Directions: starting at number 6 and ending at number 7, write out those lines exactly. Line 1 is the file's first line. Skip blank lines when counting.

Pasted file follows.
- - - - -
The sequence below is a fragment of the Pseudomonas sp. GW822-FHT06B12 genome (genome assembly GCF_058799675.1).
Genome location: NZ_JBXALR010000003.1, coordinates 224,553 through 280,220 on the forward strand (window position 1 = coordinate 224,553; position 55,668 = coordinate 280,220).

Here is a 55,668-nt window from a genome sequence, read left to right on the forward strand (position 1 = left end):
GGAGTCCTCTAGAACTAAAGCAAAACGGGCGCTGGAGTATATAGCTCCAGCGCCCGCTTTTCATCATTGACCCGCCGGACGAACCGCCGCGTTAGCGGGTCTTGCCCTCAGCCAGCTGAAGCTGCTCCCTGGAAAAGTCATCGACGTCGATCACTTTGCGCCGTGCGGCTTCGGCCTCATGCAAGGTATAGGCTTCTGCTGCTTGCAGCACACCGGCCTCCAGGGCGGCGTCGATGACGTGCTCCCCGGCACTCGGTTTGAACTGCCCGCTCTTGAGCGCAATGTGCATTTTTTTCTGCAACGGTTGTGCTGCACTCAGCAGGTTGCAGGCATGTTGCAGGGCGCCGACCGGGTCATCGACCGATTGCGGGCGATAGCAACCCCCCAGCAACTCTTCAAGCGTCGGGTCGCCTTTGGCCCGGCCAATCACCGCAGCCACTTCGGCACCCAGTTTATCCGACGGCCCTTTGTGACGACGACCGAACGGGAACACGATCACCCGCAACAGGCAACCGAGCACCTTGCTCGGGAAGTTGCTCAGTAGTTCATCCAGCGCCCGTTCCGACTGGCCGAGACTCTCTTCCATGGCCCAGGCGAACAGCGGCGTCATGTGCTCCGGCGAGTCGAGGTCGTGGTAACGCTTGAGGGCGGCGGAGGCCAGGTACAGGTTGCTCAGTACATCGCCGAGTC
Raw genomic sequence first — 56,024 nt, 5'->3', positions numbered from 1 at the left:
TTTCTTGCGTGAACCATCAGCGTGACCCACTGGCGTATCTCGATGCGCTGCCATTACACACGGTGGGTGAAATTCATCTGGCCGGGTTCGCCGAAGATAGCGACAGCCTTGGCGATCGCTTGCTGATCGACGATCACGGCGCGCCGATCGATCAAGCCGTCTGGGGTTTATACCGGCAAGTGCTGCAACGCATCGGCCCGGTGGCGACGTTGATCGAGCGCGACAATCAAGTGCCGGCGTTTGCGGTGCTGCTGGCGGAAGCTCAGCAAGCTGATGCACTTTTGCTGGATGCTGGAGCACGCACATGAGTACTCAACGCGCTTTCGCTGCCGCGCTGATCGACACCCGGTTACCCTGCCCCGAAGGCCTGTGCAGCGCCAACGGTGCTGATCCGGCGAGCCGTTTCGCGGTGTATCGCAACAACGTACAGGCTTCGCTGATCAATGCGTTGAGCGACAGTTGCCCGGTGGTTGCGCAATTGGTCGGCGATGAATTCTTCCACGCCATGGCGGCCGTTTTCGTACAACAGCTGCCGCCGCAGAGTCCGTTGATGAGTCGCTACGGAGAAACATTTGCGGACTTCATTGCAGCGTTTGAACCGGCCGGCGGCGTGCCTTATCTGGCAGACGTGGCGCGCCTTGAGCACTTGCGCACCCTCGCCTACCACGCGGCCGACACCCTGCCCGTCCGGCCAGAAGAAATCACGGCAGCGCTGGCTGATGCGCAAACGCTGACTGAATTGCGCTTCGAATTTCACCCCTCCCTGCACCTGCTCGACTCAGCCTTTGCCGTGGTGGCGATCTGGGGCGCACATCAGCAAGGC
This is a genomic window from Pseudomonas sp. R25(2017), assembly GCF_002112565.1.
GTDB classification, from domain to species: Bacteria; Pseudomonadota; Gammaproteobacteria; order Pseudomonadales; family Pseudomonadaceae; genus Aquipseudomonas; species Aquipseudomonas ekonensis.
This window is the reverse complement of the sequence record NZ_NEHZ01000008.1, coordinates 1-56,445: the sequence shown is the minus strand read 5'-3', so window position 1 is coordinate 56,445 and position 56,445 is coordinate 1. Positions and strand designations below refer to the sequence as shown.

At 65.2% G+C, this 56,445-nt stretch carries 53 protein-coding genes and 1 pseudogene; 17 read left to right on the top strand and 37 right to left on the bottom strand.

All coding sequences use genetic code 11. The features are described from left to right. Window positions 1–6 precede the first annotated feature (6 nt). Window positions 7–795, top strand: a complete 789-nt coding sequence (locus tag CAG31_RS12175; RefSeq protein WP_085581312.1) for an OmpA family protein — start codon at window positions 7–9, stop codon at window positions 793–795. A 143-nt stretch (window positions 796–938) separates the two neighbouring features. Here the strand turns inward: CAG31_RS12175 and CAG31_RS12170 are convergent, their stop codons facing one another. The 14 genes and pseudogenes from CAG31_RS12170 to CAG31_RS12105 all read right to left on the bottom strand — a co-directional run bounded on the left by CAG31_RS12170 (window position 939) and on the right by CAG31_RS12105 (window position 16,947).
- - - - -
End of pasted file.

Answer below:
TTTCTTGCGTGAACCATCAGCGTGACCCACTGGCGTATCTCGATGCGCTGCCATTACACACGGTGGGTGAAATTCATCTGGCCGGGTTCGCCGAAGATAGCGACAGCCTTGGCGATCGCTTGCTGATCGACGATCACGGCGCGCCGATCGATCAAGCCGTCTGGGGTTTATACCGGCAAGTGCTGCAACGCATCGGCCCGGTGGCGACGTTGATCGAGCGCGACAATCAAGTGCCGGCGTTTGCGGTGCTGCTGGCGGAAGCTCAGCAAGCTGATGCACTTTTGCTGGATGCTGGAGCACGCACATGAGTACTCAACGCGCTTTCGCTGCCGCGCTGATCGACACCCGGTTACCCTGCCCCGAAGGCCTGTGCAGCGCCAACGGTGCTGATCCGGCGAGCCGTTTCGCGGTGTATCGCAACAACGTACAGGCTTCGCTGATCAATGCGTTGAGCGACAGTTGCCCGGTGGTTGCGCAATTGGTCGGCGATGAATTCTTCCACGCCATGGCGGCCGTTTTCGTACAACAGCTGCCGCCGCAGAGTCCGTTGATGAGTCGCTACGGAGAAACATTTGCGGACTTCATTGCAGCGTTTGAACCGGCCGGCGGCGTGCCTTATCTGGCAGACGTGGCGCGCCTTGAGCACTTGCGCACCCTCGCCTACCACGCGGCCGACACCCTGCCCGTCCGGCCAGAAGAAATCACGGCAGCGCTGGCTGATGCGCAAACGCTGACTGAATTGCGCTTCGAATTTCACCCCTCCCTGCACCTGCTCGACTCAGCCTTTGCCGTGGTGGCGATCTGGGGCGCACATCAGCAAGGC
This is a genomic window from Pseudomonas sp. R25(2017), assembly GCF_002112565.1.